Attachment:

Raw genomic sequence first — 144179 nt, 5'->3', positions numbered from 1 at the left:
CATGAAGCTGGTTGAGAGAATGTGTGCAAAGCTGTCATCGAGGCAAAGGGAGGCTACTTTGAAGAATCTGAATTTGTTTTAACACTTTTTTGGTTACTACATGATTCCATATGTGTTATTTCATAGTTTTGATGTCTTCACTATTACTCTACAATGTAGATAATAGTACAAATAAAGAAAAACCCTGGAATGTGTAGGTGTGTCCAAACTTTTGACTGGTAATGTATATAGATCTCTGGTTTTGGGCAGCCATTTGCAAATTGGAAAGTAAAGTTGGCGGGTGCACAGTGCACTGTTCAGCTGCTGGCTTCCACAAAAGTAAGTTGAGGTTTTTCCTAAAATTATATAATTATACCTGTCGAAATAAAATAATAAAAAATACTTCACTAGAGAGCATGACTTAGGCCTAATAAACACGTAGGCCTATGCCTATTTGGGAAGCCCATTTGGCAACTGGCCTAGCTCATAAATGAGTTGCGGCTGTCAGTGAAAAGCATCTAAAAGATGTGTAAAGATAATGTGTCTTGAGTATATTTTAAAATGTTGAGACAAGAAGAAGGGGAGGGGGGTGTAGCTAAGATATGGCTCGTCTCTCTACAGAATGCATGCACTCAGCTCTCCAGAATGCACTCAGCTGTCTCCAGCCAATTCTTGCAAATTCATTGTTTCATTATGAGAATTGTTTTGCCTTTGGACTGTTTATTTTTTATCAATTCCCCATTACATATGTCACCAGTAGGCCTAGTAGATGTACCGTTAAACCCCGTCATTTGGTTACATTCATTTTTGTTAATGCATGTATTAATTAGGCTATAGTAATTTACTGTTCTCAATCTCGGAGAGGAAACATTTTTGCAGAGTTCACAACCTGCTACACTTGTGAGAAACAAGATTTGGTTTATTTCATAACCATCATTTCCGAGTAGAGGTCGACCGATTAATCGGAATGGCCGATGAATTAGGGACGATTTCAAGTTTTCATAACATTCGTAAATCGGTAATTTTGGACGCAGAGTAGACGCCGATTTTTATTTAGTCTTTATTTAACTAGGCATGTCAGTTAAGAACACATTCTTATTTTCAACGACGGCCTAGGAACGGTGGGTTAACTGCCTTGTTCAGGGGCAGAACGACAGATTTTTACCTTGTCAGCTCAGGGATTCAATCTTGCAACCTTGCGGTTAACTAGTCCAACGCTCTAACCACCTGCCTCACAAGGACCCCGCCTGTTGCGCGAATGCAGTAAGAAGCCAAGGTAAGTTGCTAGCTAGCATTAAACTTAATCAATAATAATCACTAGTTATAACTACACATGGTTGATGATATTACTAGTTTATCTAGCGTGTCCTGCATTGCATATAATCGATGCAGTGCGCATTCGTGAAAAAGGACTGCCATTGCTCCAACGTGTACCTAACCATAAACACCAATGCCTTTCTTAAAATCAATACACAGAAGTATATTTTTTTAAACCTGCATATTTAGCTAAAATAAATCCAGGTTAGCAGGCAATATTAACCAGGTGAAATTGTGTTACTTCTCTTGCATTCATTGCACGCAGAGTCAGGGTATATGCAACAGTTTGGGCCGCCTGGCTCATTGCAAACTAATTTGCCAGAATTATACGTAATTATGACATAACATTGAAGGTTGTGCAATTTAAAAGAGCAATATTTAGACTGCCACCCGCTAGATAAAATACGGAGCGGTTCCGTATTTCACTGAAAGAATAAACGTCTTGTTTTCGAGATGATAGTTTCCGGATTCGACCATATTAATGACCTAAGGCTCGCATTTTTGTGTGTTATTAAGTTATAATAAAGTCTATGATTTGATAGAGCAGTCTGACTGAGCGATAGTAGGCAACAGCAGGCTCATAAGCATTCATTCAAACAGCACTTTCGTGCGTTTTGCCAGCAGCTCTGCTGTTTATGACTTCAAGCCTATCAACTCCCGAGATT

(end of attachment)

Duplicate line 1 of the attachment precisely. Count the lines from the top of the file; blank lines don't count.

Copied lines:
Raw genomic sequence first — 144179 nt, 5'->3', positions numbered from 1 at the left: